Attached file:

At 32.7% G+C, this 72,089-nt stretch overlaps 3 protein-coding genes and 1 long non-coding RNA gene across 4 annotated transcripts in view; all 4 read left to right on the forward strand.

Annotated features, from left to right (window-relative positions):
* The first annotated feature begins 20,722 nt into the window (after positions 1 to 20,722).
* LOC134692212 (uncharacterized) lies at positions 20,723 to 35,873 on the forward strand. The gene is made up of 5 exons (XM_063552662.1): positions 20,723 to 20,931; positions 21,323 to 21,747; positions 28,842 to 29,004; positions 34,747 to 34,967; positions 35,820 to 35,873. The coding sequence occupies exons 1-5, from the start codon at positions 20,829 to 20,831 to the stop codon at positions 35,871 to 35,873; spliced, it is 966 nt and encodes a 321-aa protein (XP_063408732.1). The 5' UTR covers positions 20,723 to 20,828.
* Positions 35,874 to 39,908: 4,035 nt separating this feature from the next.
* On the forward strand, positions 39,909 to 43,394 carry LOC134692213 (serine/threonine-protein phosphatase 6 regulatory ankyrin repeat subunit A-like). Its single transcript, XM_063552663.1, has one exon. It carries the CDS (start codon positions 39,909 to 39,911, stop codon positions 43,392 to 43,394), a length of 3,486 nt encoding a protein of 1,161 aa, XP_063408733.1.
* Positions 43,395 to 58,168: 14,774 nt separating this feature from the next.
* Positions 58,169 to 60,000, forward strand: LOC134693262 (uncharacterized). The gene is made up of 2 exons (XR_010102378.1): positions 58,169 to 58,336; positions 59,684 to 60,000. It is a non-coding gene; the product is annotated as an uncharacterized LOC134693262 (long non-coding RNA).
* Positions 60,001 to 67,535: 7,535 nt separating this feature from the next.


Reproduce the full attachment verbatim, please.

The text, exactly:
At 32.7% G+C, this 72,089-nt stretch overlaps 3 protein-coding genes and 1 long non-coding RNA gene across 4 annotated transcripts in view; all 4 read left to right on the forward strand.

Annotated features, from left to right (window-relative positions):
* The first annotated feature begins 20,722 nt into the window (after positions 1 to 20,722).
* LOC134692212 (uncharacterized) lies at positions 20,723 to 35,873 on the forward strand. The gene is made up of 5 exons (XM_063552662.1): positions 20,723 to 20,931; positions 21,323 to 21,747; positions 28,842 to 29,004; positions 34,747 to 34,967; positions 35,820 to 35,873. The coding sequence occupies exons 1-5, from the start codon at positions 20,829 to 20,831 to the stop codon at positions 35,871 to 35,873; spliced, it is 966 nt and encodes a 321-aa protein (XP_063408732.1). The 5' UTR covers positions 20,723 to 20,828.
* Positions 35,874 to 39,908: 4,035 nt separating this feature from the next.
* On the forward strand, positions 39,909 to 43,394 carry LOC134692213 (serine/threonine-protein phosphatase 6 regulatory ankyrin repeat subunit A-like). Its single transcript, XM_063552663.1, has one exon. It carries the CDS (start codon positions 39,909 to 39,911, stop codon positions 43,392 to 43,394), a length of 3,486 nt encoding a protein of 1,161 aa, XP_063408733.1.
* Positions 43,395 to 58,168: 14,774 nt separating this feature from the next.
* Positions 58,169 to 60,000, forward strand: LOC134693262 (uncharacterized). The gene is made up of 2 exons (XR_010102378.1): positions 58,169 to 58,336; positions 59,684 to 60,000. It is a non-coding gene; the product is annotated as an uncharacterized LOC134693262 (long non-coding RNA).
* Positions 60,001 to 67,535: 7,535 nt separating this feature from the next.